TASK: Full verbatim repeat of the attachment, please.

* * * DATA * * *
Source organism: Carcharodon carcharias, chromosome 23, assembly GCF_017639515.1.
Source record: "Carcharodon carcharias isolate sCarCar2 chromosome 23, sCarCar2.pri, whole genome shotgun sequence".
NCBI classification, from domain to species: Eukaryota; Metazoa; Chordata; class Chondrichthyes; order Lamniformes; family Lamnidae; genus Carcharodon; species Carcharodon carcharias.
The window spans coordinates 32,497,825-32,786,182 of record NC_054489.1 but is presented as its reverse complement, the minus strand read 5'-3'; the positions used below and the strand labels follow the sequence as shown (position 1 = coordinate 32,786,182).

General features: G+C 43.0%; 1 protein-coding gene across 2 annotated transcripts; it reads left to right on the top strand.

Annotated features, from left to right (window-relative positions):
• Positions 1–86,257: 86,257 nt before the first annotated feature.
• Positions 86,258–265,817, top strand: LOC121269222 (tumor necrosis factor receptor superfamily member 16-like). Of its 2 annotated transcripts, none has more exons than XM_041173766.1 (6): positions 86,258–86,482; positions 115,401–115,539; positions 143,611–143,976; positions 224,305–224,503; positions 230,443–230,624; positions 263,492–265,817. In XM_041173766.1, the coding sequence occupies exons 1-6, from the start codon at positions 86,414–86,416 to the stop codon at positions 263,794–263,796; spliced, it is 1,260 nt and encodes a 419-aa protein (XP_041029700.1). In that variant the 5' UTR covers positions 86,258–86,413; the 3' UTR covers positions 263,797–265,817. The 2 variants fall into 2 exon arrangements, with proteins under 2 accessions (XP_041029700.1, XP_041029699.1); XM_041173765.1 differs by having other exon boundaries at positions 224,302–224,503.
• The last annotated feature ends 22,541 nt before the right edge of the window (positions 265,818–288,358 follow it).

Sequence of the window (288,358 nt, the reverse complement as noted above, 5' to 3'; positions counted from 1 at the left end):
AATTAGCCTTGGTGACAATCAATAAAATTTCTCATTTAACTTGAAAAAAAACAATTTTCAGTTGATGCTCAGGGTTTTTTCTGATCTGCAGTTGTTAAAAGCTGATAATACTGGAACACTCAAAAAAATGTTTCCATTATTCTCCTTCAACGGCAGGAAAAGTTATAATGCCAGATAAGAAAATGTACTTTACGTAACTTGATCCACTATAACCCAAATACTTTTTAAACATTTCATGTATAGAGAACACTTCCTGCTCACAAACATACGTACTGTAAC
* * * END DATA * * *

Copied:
Source organism: Carcharodon carcharias, chromosome 23, assembly GCF_017639515.1.
Source record: "Carcharodon carcharias isolate sCarCar2 chromosome 23, sCarCar2.pri, whole genome shotgun sequence".
NCBI classification, from domain to species: Eukaryota; Metazoa; Chordata; class Chondrichthyes; order Lamniformes; family Lamnidae; genus Carcharodon; species Carcharodon carcharias.
The window spans coordinates 32,497,825-32,786,182 of record NC_054489.1 but is presented as its reverse complement, the minus strand read 5'-3'; the positions used below and the strand labels follow the sequence as shown (position 1 = coordinate 32,786,182).

General features: G+C 43.0%; 1 protein-coding gene across 2 annotated transcripts; it reads left to right on the top strand.

Annotated features, from left to right (window-relative positions):
• Positions 1–86,257: 86,257 nt before the first annotated feature.
• Positions 86,258–265,817, top strand: LOC121269222 (tumor necrosis factor receptor superfamily member 16-like). Of its 2 annotated transcripts, none has more exons than XM_041173766.1 (6): positions 86,258–86,482; positions 115,401–115,539; positions 143,611–143,976; positions 224,305–224,503; positions 230,443–230,624; positions 263,492–265,817. In XM_041173766.1, the coding sequence occupies exons 1-6, from the start codon at positions 86,414–86,416 to the stop codon at positions 263,794–263,796; spliced, it is 1,260 nt and encodes a 419-aa protein (XP_041029700.1). In that variant the 5' UTR covers positions 86,258–86,413; the 3' UTR covers positions 263,797–265,817. The 2 variants fall into 2 exon arrangements, with proteins under 2 accessions (XP_041029700.1, XP_041029699.1); XM_041173765.1 differs by having other exon boundaries at positions 224,302–224,503.
• The last annotated feature ends 22,541 nt before the right edge of the window (positions 265,818–288,358 follow it).

Sequence of the window (288,358 nt, the reverse complement as noted above, 5' to 3'; positions counted from 1 at the left end):
AATTAGCCTTGGTGACAATCAATAAAATTTCTCATTTAACTTGAAAAAAAACAATTTTCAGTTGATGCTCAGGGTTTTTTCTGATCTGCAGTTGTTAAAAGCTGATAATACTGGAACACTCAAAAAAATGTTTCCATTATTCTCCTTCAACGGCAGGAAAAGTTATAATGCCAGATAAGAAAATGTACTTTACGTAACTTGATCCACTATAACCCAAATACTTTTTAAACATTTCATGTATAGAGAACACTTCCTGCTCACAAACATACGTACTGTAAC